Let's now look at a single example. Use the loc property to extract a single row and look at the values field to get the underlying NumPy array (Figure 12).
Now that you have some idea of what the data in the DataFrame looks like, we can proceed. But it is also good to build just a bit more intuition about the data, since we can see the values but they do not yet really give us a clear picture of what we're looking at.
In this case, the best way would be to look at the rows graphically, excluding the first element which is the label. Graphical representations of data often are the most intuitive way to examine data, and especially image data.
For a graphical view, we bust out our trusty Pyplot library. To get a good look at our data, take that first example and check that the label corresponds to the image in the way we expect (Figure 13).
The output shows that our label for row 0 is 5. Now let's look at the rest of it graphically.
We take the rest of row 0 and call it "features," which is a machine learning term that roughly refers to the characteristics of a piece of data. Machine learning is all about generating or predicting a "label" given a set of "features." Let’s continue our examination of features in the next section.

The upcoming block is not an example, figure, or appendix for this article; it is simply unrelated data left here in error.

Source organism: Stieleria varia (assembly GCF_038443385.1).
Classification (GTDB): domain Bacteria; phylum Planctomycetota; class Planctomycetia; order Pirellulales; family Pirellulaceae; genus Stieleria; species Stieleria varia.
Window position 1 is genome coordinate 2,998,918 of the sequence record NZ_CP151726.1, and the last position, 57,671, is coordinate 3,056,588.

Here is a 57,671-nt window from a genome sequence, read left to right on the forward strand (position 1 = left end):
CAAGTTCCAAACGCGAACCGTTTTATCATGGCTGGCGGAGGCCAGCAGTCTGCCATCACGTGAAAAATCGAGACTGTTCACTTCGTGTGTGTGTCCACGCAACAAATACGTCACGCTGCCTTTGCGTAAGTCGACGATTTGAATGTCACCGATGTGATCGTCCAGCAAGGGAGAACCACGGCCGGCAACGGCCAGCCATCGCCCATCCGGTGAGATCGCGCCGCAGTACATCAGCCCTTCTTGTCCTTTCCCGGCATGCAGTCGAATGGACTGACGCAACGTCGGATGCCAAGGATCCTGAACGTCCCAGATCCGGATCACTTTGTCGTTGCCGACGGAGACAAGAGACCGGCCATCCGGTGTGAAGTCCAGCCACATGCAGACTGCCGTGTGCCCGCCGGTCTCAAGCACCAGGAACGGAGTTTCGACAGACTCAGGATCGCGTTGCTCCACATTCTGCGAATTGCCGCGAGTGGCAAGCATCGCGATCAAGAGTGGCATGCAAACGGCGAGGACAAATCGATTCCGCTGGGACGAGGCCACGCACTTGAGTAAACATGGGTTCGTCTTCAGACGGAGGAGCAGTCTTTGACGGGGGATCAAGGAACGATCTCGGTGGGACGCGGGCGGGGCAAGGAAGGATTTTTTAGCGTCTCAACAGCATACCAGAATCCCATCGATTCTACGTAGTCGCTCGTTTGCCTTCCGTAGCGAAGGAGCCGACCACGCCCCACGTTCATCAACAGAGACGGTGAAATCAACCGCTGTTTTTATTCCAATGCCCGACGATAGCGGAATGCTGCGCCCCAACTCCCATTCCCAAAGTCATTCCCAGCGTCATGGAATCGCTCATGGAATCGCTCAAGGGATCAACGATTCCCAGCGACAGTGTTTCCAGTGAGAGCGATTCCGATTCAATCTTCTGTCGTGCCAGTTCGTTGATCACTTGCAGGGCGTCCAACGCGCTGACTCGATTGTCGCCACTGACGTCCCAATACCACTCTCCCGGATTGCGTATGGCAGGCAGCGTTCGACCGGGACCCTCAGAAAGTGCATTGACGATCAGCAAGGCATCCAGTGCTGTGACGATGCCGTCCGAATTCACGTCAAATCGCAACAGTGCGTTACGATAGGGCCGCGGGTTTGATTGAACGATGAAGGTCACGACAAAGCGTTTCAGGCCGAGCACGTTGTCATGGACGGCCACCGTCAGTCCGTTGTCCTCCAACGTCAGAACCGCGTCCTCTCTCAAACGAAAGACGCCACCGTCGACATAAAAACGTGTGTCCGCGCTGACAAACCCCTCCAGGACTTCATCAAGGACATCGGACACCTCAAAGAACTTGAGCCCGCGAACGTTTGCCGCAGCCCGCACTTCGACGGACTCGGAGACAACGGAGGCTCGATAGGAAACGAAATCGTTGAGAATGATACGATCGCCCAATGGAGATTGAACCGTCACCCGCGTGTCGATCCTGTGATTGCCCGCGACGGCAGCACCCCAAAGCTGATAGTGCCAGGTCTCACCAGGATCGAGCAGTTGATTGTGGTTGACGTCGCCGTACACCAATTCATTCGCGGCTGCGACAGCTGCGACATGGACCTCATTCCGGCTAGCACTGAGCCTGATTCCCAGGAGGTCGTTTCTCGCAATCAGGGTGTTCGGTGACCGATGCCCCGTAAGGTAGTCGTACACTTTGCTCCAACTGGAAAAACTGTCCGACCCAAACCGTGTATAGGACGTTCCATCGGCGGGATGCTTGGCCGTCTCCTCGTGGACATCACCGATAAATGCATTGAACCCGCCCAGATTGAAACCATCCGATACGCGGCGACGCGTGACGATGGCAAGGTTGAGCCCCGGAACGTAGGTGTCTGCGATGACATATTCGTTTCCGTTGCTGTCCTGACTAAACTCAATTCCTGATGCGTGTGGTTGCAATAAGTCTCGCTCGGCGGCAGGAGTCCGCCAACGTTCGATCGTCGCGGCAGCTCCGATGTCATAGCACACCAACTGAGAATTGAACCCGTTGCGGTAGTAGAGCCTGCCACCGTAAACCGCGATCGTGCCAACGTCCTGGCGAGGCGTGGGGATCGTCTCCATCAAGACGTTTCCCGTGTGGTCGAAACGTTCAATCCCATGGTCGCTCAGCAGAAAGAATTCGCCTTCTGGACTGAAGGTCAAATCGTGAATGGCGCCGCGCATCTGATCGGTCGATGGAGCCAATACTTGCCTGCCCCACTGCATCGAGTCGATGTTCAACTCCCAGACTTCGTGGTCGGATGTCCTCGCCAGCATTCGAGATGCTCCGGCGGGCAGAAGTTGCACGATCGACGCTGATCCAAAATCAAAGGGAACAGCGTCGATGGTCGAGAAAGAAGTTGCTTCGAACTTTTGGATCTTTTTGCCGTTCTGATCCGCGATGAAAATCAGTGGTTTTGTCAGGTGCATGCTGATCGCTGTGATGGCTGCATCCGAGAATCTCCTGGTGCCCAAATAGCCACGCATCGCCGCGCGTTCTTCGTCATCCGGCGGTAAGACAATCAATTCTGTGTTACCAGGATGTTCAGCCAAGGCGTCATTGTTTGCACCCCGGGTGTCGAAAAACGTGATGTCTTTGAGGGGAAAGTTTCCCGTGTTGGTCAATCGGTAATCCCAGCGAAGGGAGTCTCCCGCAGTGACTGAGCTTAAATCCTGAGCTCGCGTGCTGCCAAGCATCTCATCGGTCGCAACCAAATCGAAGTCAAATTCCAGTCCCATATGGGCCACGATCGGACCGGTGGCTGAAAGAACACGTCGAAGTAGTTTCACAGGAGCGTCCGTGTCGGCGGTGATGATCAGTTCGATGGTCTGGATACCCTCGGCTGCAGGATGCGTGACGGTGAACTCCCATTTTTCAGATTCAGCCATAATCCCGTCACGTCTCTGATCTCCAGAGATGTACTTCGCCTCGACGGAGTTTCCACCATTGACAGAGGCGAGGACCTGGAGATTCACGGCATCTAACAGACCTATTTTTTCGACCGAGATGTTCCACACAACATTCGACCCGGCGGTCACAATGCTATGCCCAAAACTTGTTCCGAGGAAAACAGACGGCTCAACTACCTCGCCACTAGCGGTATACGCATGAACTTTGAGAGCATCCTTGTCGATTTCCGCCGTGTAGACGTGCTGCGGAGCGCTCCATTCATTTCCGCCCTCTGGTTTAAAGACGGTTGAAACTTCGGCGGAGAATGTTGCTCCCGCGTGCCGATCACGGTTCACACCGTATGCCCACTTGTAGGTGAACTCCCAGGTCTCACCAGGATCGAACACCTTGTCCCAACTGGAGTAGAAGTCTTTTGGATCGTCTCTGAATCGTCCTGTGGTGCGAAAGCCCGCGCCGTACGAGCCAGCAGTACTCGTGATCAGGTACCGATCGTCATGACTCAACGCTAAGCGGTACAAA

Examine ‘features’ of the mnist_train data set
Now, we could look at our data as a one-dimensional array, but instead since it's an image, we want to reshape it into the proper two-dimensional shape. That will give us the most clarity about what we want to see (Figure 14). Note that the reshape() method takes a single tuple, rather than a set of integer arguments.
Examine the data graphically using plt.imshow()
Let’s examine the data using the pyplot.imshow() method, which takes an array of values (or an n-dimensional array) and prints an image based on their values. The method is useful for activities such as displaying images from pixels, heatmaps, etc. We're using it for the former, but it has many other uses.
In our case, we pass in the reshaped 28x28 array from the previous section, and tell imshow() to use the greyscale color map (Figure 15). You can check the documentation for Pyplot to learn more about the method’s features and other keywords it supports.
Now that we know what our data looks like, we are ready to build our model. Continue to the next learning path where we will build, train, and run a TensorFlow model.